Life has a way of throwing one’s comfort zones out with those challenging people, situations and sometimes one may go out and seek the challenge. Find the discomfort in order to know what it is they like about the “comfort zone” so much. I digress. I believe we live this life and start a new one every time we face trauma, death, birth anything that is life changing, we become a new version of our old selves. It sounds obvious, I know but I couldn’t see it before 2009, and it’s not necessarily that I see it clearer now (because I still wear glasses and somewhere I developed a SOH…shh don’ tell anyone) but the best way I can describe it, is reading or hearing something you already know but at that moment you hear/read it, it has an impact, it changes your perspective, how you feel and it can change your life.

Life defining moments feel like an ageing process in a short space of time but equally the fuzziness is you don’t know how you got here. Even though I remember everything preceding 2009, well most things, some of my memories I let go of. Maybe they didn’t serve me, maybe they held me back and were toxic and maybe it just didn’t matter anymore. I guess when a parent dies, many things that mattered previously don’t matter anymore. So, you ask yourself what matters, you look at yourself and something apart from death slaps you in the face, and forces you to ask yourself “Who the f**k are you?” in the broadest sense and say goodbye to your comfort zone.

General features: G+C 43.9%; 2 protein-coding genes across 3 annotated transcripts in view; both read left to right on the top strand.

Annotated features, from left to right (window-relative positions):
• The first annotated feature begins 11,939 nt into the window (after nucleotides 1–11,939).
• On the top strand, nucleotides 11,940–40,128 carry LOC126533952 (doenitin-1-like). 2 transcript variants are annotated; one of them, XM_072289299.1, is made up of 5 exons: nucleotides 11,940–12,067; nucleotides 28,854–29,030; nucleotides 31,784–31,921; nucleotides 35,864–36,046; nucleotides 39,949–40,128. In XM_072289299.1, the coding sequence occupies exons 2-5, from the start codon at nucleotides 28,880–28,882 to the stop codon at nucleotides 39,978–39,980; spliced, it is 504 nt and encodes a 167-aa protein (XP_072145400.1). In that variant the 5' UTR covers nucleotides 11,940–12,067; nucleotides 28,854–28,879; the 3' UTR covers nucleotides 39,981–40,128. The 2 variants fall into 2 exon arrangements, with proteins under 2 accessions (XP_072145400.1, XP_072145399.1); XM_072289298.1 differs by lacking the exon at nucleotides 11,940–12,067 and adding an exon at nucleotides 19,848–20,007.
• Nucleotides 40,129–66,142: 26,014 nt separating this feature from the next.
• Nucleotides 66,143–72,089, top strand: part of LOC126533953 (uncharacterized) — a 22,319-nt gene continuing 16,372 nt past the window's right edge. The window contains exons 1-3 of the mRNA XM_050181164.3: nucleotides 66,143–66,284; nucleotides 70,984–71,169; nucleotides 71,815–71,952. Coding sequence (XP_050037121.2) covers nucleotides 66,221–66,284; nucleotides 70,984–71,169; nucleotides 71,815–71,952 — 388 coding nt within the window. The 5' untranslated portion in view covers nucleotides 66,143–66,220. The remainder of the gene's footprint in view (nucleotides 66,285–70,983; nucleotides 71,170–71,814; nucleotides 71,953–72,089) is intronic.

One of things I said to myself is “I want to live life to the full”, I haven’t been living. I was a fool, as not knowing what that really meant, I interpreted it as “let’s paarrrrty”. Drink upon drink, late nights, excess spending, blah blah blah. Did it serve me? No. But it became my comfort zone, my numbing zone. I realised after bereavement/regular counselling, working eight jobs over eights months on 3-4 hours sleep, breaking my ankle that took me out of acting for two years, that this was not what I meant when I said “I want to live life to the full”.

Another trauma, another period of reflection and another new me.

Jump to 2017 and I never thought that writing a short film about a female boxer would take me to Islington Boxing Club for research, a reading of my script and a love of boxing grew. However, I am the first to admit that I get restless quickly, I like change and realised I like trying new things (Oh this is the new me) I know, that sounds totally facetious but it’s true! I haven’t made the film yet, partly because I wanted to be in it…hahaha I know, me, as a boxer first I would have to obtain the figure of a boxer and secondly I would need to believe that I could do it.